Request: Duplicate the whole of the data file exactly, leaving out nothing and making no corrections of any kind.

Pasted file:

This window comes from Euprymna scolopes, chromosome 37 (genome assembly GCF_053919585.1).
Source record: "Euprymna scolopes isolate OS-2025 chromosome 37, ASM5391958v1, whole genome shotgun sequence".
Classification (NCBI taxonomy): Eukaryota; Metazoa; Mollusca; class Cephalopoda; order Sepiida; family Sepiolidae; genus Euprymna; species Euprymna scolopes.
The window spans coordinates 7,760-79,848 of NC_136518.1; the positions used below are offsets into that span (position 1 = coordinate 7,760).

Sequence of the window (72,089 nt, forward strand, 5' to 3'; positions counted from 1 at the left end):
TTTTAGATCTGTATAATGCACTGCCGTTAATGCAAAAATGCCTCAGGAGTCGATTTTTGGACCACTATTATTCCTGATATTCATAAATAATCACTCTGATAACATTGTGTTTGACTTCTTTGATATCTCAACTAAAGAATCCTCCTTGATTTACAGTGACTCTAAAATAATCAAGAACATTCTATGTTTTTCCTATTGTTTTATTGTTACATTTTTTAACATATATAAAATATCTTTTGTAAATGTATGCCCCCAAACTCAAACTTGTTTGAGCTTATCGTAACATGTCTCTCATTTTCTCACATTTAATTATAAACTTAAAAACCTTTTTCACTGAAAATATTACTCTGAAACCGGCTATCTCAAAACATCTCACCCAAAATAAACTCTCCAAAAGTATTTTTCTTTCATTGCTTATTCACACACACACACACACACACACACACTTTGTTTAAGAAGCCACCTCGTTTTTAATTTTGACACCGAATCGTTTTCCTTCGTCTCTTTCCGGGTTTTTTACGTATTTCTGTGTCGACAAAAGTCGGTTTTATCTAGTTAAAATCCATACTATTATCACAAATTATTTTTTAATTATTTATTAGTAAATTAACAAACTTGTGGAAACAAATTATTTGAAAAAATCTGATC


This window comes from Euprymna scolopes, chromosome 37 (genome assembly GCF_053919585.1).
Source record: "Euprymna scolopes isolate OS-2025 chromosome 37, ASM5391958v1, whole genome shotgun sequence".
Classification (NCBI taxonomy): Eukaryota; Metazoa; Mollusca; class Cephalopoda; order Sepiida; family Sepiolidae; genus Euprymna; species Euprymna scolopes.
The window spans coordinates 7,760-79,848 of NC_136518.1; the positions used below are offsets into that span (position 1 = coordinate 7,760).

Sequence of the window (72,089 nt, forward strand, 5' to 3'; positions counted from 1 at the left end):
TTTTAGATCTGTATAATGCACTGCCGTTAATGCAAAAATGCCTCAGGAGTCGATTTTTGGACCACTATTATTCCTGATATTCATAAATAATCACTCTGATAACATTGTGTTTGACTTCTTTGATATCTCAACTAAAGAATCCTCCTTGATTTACAGTGACTCTAAAATAATCAAGAACATTCTATGTTTTTCCTATTGTTTTATTGTTACATTTTTTAACATATATAAAATATCTTTTGTAAATGTATGCCCCCAAACTCAAACTTGTTTGAGCTTATCGTAACATGTCTCTCATTTTCTCACATTTAATTATAAACTTAAAAACCTTTTTCACTGAAAATATTACTCTGAAACCGGCTATCTCAAAACATCTCACCCAAAATAAACTCTCCAAAAGTATTTTTCTTTCATTGCTTATTCACACACACACACACACACACACACACTTTGTTTAAGAAGCCACCTCGTTTTTAATTTTGACACCGAATCGTTTTCCTTCGTCTCTTTCCGGGTTTTTTACGTATTTCTGTGTCGACAAAAGTCGGTTTTATCTAGTTAAAATCCATACTATTATCACAAATTATTTTTTAATTATTTATTAGTAAATTAACAAACTTGTGGAAACAAATTATTTGAAAAAATCTGATC